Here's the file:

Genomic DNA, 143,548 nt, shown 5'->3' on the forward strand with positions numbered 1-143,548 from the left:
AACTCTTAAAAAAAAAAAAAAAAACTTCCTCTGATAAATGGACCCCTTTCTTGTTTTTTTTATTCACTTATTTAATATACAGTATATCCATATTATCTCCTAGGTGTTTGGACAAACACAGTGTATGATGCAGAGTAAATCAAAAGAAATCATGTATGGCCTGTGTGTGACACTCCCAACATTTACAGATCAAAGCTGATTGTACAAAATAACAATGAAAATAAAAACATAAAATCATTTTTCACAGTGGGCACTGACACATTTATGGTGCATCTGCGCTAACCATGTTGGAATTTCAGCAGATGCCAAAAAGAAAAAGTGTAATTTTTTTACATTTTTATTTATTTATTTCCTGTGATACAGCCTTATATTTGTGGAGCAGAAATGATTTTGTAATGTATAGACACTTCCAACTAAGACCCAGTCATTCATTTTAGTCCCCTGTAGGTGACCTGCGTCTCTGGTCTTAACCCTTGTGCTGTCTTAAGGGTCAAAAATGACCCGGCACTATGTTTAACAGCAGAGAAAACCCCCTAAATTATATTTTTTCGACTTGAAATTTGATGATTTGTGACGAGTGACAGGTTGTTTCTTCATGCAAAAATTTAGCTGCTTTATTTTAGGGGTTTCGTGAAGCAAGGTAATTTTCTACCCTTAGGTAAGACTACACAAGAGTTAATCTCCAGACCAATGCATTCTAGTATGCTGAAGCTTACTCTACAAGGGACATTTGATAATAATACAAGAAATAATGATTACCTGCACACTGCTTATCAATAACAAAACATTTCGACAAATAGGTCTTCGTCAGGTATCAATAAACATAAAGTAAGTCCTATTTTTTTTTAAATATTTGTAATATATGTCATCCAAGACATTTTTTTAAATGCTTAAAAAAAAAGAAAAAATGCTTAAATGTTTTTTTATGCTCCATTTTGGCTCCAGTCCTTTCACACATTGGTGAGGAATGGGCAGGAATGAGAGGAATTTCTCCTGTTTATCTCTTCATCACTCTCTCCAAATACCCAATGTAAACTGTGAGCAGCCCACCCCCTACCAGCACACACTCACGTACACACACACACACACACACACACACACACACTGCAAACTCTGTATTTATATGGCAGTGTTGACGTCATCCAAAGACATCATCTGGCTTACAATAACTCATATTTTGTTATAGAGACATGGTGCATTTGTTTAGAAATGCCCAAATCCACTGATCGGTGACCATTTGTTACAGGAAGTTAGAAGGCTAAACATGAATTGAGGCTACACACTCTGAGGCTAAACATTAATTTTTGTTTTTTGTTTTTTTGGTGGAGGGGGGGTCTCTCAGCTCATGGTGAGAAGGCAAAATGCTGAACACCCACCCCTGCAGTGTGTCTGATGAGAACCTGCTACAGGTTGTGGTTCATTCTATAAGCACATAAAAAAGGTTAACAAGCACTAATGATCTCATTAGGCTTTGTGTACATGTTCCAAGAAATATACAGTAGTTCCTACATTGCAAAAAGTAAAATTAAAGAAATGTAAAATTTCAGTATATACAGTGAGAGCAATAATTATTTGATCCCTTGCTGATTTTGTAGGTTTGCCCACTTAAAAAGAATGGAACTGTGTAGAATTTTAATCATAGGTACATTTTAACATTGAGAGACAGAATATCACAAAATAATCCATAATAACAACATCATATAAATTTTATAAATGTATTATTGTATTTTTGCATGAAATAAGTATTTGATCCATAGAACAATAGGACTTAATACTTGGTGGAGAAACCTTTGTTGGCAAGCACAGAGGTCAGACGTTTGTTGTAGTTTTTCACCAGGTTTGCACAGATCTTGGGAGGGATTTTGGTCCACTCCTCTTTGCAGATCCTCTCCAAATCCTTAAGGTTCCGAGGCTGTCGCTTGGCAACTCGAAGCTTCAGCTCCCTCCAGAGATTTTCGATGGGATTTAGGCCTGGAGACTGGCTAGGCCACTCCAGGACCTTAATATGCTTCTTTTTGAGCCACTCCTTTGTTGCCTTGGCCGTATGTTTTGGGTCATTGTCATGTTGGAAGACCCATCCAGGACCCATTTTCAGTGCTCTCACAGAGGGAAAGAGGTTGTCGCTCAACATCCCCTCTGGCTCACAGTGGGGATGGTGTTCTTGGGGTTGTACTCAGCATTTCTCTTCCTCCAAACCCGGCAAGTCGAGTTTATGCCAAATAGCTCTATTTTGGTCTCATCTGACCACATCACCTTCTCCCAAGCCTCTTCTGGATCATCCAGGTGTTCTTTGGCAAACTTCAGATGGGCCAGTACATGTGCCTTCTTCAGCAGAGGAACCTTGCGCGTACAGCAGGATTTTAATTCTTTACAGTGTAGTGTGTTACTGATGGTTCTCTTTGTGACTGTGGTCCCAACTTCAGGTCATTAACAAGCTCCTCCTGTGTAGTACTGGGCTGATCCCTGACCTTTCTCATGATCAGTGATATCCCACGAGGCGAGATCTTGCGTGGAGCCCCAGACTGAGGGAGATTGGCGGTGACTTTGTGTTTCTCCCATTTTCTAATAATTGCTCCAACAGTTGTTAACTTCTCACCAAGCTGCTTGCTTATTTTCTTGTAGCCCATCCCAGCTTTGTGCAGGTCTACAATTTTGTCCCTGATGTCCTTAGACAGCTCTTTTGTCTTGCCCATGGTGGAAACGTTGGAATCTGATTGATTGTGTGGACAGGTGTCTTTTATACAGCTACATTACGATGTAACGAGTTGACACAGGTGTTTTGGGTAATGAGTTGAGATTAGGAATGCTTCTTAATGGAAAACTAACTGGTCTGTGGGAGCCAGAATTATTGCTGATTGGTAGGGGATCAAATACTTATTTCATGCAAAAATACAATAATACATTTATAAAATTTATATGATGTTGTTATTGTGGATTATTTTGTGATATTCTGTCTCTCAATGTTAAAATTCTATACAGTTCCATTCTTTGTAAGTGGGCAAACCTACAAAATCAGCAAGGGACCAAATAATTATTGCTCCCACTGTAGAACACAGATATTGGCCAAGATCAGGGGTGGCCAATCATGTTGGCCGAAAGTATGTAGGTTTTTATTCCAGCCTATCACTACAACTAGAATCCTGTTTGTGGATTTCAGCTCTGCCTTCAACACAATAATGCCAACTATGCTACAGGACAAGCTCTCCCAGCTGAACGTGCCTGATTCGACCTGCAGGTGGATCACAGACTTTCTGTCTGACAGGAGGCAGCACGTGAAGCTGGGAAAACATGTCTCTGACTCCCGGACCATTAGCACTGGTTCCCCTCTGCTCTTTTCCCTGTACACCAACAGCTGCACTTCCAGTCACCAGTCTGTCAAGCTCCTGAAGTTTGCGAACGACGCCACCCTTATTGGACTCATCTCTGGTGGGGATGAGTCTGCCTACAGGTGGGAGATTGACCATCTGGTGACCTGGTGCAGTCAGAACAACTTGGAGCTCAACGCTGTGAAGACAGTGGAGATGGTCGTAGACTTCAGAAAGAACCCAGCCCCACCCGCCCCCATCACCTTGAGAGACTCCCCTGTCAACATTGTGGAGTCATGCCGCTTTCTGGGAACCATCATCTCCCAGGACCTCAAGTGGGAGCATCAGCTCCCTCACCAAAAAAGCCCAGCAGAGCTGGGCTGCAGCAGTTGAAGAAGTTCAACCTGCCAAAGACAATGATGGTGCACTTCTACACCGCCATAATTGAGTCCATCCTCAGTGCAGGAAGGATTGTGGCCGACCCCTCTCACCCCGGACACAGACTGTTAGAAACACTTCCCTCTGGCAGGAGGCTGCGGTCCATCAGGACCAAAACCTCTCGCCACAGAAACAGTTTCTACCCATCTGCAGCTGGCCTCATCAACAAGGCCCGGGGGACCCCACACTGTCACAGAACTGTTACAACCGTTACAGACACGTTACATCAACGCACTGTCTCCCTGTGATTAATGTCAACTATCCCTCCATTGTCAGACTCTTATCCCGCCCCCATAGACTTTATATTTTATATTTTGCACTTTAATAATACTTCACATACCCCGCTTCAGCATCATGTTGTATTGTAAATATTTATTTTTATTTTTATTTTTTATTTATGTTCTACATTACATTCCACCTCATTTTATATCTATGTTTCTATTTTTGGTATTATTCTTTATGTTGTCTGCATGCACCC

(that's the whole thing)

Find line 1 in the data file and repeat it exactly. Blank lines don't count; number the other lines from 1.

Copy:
Genomic DNA, 143,548 nt, shown 5'->3' on the forward strand with positions numbered 1-143,548 from the left: